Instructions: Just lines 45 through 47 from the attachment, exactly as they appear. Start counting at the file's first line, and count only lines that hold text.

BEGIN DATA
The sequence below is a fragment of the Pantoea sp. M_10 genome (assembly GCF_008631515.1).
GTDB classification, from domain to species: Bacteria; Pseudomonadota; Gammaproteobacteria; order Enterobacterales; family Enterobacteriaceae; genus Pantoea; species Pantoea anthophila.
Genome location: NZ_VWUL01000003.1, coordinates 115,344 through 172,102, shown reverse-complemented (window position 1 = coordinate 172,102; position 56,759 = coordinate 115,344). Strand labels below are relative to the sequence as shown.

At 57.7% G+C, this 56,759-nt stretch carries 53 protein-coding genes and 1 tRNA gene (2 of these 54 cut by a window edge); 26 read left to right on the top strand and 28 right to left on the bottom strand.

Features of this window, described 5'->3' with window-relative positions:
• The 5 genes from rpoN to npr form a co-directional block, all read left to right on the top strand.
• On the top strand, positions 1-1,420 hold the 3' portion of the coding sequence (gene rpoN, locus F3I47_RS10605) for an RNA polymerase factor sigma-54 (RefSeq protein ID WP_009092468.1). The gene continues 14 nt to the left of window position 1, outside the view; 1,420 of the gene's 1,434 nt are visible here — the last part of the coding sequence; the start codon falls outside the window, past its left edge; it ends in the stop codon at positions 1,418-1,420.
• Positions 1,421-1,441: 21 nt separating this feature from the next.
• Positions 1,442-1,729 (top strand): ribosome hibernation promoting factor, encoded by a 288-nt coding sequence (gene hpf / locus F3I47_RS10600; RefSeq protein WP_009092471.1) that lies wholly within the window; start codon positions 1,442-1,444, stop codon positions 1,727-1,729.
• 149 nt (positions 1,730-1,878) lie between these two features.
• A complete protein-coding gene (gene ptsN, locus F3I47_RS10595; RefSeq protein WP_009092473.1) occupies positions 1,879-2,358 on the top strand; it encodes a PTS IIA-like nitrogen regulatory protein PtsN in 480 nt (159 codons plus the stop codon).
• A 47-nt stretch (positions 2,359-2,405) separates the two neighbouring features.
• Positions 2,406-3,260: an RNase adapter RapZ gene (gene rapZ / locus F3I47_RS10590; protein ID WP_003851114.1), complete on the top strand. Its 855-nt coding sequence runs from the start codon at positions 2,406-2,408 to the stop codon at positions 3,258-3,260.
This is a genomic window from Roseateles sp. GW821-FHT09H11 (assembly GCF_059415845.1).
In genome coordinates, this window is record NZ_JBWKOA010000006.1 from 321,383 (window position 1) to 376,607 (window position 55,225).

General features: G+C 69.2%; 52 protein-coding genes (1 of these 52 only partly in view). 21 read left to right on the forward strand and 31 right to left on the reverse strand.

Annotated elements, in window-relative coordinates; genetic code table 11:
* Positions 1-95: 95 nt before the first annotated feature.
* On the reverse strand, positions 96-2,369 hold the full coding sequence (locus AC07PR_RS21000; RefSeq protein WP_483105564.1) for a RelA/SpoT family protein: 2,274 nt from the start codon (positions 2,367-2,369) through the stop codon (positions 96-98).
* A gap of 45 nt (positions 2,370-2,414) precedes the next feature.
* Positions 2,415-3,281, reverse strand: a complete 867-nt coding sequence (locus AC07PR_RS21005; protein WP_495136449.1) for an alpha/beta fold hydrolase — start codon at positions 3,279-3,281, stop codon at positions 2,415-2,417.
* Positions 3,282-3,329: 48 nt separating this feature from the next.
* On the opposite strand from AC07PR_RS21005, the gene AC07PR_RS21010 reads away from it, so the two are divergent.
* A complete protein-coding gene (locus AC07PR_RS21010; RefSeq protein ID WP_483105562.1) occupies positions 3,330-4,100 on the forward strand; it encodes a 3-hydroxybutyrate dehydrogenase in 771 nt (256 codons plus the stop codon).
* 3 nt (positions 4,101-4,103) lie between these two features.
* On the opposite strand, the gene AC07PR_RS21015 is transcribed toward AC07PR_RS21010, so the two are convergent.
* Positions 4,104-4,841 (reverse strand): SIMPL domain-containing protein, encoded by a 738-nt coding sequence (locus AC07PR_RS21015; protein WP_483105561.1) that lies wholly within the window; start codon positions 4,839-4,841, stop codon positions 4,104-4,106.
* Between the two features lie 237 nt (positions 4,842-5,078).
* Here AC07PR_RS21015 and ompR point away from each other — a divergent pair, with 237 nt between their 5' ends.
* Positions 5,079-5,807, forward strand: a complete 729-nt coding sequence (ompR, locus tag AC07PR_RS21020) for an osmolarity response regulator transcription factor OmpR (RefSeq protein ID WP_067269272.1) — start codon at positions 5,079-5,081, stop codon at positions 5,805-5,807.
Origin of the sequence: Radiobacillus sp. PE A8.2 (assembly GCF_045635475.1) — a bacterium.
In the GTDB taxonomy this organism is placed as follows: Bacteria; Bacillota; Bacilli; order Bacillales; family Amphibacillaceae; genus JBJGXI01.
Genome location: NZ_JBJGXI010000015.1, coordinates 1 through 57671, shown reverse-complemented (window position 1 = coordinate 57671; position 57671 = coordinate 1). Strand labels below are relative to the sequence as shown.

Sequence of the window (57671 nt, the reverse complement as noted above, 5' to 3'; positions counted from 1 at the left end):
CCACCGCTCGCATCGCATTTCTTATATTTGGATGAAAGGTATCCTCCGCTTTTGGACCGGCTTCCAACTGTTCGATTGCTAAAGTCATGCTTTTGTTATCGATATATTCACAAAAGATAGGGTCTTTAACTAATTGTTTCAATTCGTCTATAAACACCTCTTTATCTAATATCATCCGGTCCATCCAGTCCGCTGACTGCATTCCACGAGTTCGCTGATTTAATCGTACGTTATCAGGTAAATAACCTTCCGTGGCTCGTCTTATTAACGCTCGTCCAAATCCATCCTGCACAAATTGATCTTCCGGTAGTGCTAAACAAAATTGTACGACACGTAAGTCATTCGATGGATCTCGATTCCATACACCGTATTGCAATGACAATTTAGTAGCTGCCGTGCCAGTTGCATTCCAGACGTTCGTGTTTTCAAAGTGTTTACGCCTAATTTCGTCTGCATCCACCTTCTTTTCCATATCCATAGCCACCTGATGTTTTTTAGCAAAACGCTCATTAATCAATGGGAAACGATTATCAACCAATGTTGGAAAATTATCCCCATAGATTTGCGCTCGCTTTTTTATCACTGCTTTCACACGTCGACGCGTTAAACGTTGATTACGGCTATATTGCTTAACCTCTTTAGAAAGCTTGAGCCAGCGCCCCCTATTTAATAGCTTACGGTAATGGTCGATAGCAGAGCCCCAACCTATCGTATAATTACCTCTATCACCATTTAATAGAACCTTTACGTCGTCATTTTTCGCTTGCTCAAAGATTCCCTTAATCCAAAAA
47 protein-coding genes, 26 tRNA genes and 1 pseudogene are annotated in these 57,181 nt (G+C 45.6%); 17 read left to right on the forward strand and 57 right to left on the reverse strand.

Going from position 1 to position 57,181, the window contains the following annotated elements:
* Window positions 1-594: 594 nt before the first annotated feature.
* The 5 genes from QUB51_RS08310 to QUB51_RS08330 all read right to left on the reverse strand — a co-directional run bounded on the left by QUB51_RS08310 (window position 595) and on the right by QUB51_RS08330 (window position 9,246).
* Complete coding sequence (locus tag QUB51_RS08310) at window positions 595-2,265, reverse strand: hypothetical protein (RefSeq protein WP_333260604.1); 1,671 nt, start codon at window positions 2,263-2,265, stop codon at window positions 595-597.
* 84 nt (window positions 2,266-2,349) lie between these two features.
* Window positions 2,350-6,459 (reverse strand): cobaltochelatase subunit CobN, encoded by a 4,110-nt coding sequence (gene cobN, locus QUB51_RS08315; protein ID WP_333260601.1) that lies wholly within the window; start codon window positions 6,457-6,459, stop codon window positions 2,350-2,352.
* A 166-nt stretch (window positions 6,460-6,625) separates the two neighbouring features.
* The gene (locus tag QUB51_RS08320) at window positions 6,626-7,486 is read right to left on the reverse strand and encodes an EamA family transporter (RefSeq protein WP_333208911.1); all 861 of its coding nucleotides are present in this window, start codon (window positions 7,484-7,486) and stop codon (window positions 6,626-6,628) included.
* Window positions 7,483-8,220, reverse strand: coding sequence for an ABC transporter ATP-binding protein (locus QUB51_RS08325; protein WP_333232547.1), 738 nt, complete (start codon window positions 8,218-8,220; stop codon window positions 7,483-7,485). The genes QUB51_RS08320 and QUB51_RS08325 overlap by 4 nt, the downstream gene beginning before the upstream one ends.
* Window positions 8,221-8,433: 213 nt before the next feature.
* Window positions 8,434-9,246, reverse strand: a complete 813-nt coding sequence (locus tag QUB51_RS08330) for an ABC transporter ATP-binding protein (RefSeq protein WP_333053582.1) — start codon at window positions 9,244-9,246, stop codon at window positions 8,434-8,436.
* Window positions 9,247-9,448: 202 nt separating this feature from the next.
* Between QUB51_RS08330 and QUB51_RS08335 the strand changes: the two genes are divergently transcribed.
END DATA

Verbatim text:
* Window positions 7,483-8,220, reverse strand: coding sequence for an ABC transporter ATP-binding protein (locus QUB51_RS08325; protein WP_333232547.1), 738 nt, complete (start codon window positions 8,218-8,220; stop codon window positions 7,483-7,485). The genes QUB51_RS08320 and QUB51_RS08325 overlap by 4 nt, the downstream gene beginning before the upstream one ends.
* Window positions 8,221-8,433: 213 nt before the next feature.
* Window positions 8,434-9,246, reverse strand: a complete 813-nt coding sequence (locus tag QUB51_RS08330) for an ABC transporter ATP-binding protein (RefSeq protein WP_333053582.1) — start codon at window positions 9,244-9,246, stop codon at window positions 8,434-8,436.